Wednesday, November 07, 2007

I'm Tony Flew and I approve this message

This links to the kind of person who denies that there are any real ex-atheists. This is the sort of atheist who really does need to debunk the Flew story, whose position is threatened by it. It shouldn't be necessary to defend the claim that there are ex-atheists, and it shouldn't be necessary to defend the claim that there are atheists. But I did defend the latter claim on this blog a couple of years back. I'm not claiming that atheists in general are threatened by this and need to debunk the account. I'm talking about the idea that atheism is a slam dunk, that belief in God is a "delusion", a "mental virus", etc. You know the type. There are plenty of atheists who are not of this type. Flew wasn't when he was an atheist. Mackie did call theism a miracle, but he did take theistic arguments from people like Swinburne seriously. William Rowe would be another example, as would be Keith Parsons and Jeff Lowder.

Of course, we don't need Flew to refute this position. People like Peter van Inwagen, Norman Kretzmann, and Alan Donagan will do just fine. As does C. S. Lewis, although, of course, he was never a real atheist, right?

I don't understand what is "ghoulish" about rejoicing in even a very elderly man coming to believe something that I believe to be both true and important. Some Christians, going way back to the mid-80s when no one thought Flew was senile, have had an affection for the man and thought there was potential for him to change his mind. Even back then, I thought he was more popular amongst Christians than amongst atheists. I knew atheists who thought it terribly gauche of Flew to debate the existence of God in a football stadium. And going to Liberty University to debate the Resurrection?? Tsk. Tsk.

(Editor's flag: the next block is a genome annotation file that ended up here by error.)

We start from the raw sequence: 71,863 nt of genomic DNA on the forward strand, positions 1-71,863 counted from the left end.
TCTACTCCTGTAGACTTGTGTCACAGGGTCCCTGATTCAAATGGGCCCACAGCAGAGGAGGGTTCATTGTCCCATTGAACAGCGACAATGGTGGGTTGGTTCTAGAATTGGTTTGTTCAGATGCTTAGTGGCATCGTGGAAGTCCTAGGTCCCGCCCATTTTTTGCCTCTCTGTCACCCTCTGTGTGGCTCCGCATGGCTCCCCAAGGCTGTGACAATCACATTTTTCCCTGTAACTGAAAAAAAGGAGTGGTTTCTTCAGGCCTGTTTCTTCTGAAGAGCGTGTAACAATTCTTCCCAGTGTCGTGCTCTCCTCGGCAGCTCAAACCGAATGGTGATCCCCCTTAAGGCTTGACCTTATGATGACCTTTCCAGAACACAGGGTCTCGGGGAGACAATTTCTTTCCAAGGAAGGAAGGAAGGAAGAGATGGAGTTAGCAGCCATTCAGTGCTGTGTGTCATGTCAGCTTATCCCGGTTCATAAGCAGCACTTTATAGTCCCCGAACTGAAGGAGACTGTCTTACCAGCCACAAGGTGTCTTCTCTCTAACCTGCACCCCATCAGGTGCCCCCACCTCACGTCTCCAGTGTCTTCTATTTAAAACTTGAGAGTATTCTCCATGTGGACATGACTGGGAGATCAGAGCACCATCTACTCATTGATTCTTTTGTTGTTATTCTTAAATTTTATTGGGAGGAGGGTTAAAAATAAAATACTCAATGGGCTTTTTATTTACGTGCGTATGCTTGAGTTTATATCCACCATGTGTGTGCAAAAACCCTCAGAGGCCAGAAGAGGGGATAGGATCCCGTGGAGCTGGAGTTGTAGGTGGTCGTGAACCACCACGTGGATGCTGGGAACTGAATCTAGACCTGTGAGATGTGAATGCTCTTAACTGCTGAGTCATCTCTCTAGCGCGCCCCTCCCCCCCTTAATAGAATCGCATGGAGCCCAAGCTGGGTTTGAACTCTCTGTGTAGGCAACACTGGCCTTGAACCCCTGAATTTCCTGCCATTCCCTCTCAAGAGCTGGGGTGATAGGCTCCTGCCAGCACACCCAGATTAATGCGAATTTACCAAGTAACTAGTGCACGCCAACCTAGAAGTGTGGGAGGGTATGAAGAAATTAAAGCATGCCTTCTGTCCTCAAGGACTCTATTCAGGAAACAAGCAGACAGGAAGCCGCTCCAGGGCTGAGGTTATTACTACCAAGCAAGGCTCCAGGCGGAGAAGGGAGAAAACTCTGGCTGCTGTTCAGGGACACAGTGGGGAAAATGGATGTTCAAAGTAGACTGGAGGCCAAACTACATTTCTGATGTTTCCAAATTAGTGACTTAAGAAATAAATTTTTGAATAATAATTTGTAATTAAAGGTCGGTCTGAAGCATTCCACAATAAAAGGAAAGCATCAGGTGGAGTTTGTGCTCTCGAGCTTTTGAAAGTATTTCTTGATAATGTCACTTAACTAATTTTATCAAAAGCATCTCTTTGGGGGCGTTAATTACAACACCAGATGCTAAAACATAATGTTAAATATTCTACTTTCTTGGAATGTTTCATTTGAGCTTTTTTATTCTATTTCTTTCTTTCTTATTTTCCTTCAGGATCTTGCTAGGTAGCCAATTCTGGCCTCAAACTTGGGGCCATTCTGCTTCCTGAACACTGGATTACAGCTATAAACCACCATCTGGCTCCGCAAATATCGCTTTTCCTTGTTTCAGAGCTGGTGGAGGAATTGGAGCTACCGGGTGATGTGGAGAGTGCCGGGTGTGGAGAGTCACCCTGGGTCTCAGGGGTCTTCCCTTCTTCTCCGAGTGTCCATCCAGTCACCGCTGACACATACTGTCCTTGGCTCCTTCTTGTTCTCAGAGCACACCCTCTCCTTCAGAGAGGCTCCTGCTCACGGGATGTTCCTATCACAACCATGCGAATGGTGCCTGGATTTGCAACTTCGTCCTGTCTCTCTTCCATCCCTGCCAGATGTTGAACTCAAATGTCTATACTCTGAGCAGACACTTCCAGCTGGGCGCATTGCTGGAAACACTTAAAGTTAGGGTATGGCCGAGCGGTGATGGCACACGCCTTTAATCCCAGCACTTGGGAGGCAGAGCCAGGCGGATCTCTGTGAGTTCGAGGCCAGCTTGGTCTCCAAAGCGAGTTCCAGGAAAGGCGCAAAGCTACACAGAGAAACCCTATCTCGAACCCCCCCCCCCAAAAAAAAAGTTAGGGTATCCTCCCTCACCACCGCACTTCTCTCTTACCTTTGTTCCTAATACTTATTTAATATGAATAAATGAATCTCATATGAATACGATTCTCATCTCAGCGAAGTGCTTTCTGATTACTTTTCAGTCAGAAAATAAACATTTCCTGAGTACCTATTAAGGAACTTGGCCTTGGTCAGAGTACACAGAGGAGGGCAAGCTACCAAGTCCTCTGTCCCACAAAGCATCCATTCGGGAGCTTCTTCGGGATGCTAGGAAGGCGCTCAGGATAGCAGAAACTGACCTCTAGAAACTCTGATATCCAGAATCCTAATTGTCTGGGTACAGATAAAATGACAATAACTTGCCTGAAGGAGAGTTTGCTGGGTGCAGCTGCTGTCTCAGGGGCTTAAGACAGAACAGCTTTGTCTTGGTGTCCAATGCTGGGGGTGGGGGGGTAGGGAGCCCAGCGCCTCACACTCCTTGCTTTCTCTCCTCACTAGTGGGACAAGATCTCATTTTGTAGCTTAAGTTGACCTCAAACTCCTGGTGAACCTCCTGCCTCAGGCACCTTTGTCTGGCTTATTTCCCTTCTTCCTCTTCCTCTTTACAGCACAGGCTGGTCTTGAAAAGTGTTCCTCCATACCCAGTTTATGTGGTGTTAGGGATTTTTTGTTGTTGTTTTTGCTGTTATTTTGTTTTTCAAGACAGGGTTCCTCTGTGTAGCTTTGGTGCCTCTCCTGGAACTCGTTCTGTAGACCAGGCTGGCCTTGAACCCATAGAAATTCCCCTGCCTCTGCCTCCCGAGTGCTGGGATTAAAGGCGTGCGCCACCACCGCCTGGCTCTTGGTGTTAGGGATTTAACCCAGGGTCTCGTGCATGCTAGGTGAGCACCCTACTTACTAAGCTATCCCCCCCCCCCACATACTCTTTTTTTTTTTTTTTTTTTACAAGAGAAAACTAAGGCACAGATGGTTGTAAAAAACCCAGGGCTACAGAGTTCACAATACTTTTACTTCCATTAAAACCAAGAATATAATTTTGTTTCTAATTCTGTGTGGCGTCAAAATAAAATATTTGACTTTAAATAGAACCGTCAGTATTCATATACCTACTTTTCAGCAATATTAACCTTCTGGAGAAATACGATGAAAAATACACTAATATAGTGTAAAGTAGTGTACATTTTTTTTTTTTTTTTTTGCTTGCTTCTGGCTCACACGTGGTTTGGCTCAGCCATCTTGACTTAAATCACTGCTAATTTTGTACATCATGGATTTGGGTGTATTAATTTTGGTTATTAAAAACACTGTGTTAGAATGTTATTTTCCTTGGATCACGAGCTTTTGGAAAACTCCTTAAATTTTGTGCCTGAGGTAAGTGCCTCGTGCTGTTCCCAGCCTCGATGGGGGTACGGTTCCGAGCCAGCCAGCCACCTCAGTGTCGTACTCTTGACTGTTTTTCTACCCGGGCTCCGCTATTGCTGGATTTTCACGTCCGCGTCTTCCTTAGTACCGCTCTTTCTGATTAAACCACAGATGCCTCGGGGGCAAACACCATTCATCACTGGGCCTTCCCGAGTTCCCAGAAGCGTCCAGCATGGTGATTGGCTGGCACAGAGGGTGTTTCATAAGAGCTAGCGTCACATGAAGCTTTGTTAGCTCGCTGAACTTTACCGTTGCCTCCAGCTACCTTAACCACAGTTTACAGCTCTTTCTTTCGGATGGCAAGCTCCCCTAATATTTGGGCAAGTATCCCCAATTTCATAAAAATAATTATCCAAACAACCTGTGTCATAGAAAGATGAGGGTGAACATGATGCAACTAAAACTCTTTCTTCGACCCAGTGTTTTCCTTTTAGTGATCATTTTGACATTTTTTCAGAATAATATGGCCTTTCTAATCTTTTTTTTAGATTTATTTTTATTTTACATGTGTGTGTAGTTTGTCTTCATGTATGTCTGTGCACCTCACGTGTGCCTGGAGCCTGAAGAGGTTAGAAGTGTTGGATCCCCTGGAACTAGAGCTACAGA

Is anyone seriously claiming that theism is true because Flew says so? Where is this argument given? By whom? Just so you know, that would be a bad argument. If the arguments in the book don't work, Flew's imprimatur won't save them. It will be interesting to see what people like Swinburne, or Robin Collins, who deal with these design-type arguments, think of what Flew has written. I mention these people because they are sympathetic to the overall project of defending the overall line of argument but may say that the arguments are inadequately constructed.

Has there been any reason given for supposing that this has been advertised as anything but a co-authored book? Last I heard, it was advertised as a co-authored book. I'm told that Flew read, and approved, ten drafts. Do we have any good reason to suppose that this isn't true? If Varghese is lying about this it would be misconduct. What does Flew have to do, go on national television and say "I'm Antony Flew and I approve this message? "

Do short-term memory problems that go with advancing age entail that his rethinking of the issue of theism is somehow not fully reflective? Were the quotes that are supposed to be so embarrassing to the conversion story taken in correct context? He is quoted as saying some embarrassing things.

To my mind, anyone who thinks that the Oppenheimer piece is fair and balanced is being credulous. Where's my George Strait tape--put on Oceanfront Property. Having said this I would have to say that it doesn't follow that he's wrong, but he's not fair and balanced.

I didn't buy Flew's arguments when he was an atheist, I may not buy them when he becomes a theist. You may think poorly of them. I said Flew is evidence against slam-dunk atheism. But so is Van Inwagen, Plantinga, and Swinburne. But these are charges of misconduct against Varghese. They need to be proven in order to be accepted.